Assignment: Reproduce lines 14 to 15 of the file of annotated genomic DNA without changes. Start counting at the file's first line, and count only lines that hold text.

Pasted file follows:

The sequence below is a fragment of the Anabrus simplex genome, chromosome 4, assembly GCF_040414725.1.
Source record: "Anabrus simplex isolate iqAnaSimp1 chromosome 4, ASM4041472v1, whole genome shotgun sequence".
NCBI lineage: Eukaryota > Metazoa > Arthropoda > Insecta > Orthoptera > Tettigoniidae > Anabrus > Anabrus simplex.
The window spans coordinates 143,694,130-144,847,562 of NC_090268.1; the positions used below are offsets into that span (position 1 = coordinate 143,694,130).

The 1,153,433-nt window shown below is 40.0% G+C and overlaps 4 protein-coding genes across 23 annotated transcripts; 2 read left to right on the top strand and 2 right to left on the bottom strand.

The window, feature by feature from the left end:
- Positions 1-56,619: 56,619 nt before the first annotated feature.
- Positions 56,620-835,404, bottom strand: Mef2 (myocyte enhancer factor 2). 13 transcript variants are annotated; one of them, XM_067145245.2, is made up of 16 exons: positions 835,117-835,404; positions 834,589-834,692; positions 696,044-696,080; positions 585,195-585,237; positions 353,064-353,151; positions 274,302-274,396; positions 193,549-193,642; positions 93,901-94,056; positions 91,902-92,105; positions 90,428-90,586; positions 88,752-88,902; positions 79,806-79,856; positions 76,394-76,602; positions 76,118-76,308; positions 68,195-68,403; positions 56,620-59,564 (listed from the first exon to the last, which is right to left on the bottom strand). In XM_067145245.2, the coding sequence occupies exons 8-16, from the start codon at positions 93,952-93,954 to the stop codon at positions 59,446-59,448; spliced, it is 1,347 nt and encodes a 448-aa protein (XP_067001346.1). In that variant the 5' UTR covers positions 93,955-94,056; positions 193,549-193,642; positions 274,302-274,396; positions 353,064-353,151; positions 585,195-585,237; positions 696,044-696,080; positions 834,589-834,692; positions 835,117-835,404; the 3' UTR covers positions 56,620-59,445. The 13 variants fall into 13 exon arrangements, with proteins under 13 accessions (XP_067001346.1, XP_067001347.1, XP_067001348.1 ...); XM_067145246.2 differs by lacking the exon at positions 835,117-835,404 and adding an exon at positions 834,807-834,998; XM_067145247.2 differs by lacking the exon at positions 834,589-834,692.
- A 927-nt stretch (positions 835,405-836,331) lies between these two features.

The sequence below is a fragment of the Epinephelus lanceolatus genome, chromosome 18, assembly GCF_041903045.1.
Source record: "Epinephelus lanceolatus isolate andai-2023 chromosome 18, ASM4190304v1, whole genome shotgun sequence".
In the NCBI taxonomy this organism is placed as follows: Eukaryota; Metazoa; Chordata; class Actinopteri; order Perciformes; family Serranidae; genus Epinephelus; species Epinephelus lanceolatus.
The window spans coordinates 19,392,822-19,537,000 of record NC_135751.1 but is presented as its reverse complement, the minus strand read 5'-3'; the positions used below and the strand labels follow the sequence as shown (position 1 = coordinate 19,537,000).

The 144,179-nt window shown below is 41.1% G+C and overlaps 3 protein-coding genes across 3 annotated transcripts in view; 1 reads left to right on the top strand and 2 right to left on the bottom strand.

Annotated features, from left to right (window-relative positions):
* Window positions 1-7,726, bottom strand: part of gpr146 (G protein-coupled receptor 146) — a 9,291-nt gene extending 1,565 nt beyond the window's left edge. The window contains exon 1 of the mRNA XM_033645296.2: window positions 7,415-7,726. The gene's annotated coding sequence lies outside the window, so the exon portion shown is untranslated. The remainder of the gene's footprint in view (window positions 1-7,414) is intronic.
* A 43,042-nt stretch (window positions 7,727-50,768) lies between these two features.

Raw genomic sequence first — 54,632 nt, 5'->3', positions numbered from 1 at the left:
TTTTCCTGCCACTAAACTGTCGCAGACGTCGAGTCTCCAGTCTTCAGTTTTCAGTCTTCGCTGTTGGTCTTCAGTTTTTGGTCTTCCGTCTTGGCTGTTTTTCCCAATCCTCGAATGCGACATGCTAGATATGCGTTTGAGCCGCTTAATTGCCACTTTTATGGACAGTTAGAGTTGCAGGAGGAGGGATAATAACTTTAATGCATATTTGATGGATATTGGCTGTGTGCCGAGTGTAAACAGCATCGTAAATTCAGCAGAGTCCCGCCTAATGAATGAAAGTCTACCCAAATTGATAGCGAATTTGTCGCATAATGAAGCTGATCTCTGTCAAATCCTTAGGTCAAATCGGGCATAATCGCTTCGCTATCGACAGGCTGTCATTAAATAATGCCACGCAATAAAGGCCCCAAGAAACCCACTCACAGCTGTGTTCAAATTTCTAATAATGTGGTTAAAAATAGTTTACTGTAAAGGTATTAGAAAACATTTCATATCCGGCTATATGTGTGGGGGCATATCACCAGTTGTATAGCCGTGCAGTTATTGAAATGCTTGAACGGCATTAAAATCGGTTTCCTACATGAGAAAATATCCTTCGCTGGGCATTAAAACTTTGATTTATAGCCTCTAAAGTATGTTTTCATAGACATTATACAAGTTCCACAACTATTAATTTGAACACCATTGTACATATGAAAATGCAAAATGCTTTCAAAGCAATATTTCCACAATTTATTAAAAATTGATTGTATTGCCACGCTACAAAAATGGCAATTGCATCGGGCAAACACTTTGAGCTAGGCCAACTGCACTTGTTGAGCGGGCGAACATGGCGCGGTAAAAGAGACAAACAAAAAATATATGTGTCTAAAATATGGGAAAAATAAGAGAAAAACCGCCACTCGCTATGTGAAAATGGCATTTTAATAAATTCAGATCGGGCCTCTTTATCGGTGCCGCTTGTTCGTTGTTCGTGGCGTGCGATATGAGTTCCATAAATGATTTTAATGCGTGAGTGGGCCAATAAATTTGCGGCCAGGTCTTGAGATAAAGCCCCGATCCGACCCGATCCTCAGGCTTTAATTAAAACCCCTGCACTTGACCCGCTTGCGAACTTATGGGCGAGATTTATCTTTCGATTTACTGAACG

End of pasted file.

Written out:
The 144,179-nt window shown below is 41.1% G+C and overlaps 3 protein-coding genes across 3 annotated transcripts in view; 1 reads left to right on the top strand and 2 right to left on the bottom strand.

Annotated features, from left to right (window-relative positions):